Charleston was the main port of entry in the U.S. for slaves from West Africa, with 200,000 to 360,000 men, women, and children arriving from 1707 to 1808 when their transport became illegal.
Doctors from Charleston examined the passengers for illness when they arrived. Many were taken from the ships and away from the city to Sullivan's Island and placed in quarantine in "pest houses" where they either died or got well and were readied for sale. In quarantine they were held the shortest time possible to maximize profit. Sometimes a ship's captain would sneak a ship of sick people into port to avoid the cost of quarantining them.
On the right is a diagram by a former slave who wrote a book about his passage from Africa. It shows how they were shackled for the 10-week trip to get the maximum cargo aboard.
Slaves sold to plantations worked in the houses of the owners and the rice fields of South Carolina.
Slaves who remained in the city sold crops at the market, worked on the docks and in the building industry, fished, and took care of the homes and children of their owners.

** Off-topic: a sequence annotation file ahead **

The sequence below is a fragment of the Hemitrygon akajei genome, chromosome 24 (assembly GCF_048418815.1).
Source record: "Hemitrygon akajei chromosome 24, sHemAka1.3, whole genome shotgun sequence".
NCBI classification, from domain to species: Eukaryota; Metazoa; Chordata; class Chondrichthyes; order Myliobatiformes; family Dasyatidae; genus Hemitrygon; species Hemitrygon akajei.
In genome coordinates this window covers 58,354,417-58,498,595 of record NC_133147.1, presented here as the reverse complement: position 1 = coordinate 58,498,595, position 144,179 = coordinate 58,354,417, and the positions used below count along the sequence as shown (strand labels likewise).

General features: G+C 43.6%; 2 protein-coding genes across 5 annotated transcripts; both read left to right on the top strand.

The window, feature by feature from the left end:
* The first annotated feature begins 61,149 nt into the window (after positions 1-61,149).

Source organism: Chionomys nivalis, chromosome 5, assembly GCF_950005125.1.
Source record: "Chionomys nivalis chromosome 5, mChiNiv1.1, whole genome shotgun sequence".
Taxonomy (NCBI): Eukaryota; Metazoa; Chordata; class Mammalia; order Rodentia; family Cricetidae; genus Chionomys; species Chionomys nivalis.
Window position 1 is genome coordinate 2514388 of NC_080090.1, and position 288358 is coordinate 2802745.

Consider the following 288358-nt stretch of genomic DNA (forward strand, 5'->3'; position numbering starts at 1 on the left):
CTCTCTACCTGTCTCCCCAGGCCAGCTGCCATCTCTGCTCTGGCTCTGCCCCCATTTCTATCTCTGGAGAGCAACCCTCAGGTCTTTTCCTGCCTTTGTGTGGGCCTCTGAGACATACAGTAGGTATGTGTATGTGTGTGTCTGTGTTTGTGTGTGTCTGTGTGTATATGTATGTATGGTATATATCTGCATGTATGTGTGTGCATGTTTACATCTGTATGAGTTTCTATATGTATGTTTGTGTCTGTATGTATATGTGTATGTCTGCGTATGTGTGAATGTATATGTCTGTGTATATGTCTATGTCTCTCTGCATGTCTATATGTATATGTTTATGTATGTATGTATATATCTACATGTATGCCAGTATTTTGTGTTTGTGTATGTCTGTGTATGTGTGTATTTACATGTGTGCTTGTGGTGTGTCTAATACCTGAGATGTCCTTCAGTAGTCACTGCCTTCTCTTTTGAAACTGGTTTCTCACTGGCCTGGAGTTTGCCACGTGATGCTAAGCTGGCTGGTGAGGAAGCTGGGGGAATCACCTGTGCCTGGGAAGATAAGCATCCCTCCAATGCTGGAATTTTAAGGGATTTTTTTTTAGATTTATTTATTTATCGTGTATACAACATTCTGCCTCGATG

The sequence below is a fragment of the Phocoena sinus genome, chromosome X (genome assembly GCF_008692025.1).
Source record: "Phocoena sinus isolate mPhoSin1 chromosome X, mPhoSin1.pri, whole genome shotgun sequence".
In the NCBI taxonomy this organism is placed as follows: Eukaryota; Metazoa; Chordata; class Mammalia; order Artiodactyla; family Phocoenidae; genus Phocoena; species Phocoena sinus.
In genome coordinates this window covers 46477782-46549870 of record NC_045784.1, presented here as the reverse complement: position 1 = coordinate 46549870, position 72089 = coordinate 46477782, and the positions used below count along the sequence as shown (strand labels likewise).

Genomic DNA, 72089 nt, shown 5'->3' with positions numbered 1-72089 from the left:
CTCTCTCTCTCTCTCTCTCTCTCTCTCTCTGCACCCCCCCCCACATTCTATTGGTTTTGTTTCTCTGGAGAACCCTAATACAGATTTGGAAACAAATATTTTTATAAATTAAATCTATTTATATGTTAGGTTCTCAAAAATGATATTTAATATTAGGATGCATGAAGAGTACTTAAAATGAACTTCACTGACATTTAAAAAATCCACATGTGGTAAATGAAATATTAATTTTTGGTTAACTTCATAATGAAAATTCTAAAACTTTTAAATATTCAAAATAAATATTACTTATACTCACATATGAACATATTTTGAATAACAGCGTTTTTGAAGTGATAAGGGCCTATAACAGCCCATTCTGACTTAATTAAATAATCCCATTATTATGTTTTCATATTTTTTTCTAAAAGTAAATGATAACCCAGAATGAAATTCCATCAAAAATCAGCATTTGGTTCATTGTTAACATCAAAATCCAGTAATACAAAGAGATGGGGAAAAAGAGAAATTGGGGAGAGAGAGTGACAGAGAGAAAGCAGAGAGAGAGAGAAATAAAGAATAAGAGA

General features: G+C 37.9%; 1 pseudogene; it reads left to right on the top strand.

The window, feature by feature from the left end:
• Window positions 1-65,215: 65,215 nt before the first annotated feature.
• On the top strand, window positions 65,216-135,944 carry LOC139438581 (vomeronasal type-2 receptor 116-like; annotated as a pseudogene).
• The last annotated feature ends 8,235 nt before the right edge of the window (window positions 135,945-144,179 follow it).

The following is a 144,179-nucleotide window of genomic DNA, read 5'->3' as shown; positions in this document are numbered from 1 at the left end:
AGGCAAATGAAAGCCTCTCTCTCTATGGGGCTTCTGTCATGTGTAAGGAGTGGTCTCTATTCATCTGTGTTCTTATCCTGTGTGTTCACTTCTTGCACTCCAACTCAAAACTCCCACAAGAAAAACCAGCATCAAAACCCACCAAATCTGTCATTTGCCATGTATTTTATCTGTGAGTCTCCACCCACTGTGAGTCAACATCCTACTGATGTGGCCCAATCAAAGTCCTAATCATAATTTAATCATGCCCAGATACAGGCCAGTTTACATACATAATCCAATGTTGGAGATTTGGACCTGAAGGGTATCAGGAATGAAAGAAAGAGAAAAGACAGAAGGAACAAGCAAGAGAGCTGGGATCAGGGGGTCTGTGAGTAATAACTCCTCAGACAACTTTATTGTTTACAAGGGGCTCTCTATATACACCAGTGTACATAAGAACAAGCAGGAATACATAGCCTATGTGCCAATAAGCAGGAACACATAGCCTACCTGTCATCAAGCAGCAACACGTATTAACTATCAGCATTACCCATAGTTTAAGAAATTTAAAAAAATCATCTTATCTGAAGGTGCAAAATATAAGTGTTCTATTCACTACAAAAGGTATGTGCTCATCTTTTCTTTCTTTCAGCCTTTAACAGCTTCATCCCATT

Children were sold and worked the same as adults without regard for family ties.
The stories of most individuals are lost for all time as slaves were recorded on the ships' logs only by their approximate age and sex. However, one little girl on the register of The Hare,10 years old, was sold to Elias Ball II, a rice planter near Charleston. He paid about $100 for her and called her Priscilla.
Elias Ball II
Priscilla's ancestors have traced her descendants from Sierra Leone to the present. Two and a half centuries after Priscilla was taken from her home in Sierra Leone, a descendant, Charleston teacher Thomalind Pride, traveled with her husband to Freetown to meet her relatives.
She was welcomed with open arms.
This Jonathan Green painting concluded the exhibit. It says:
"The survival of African people away from their ancestral home is
one of the great acts of human endurance
in the history of the world."
--John Henrik Clarke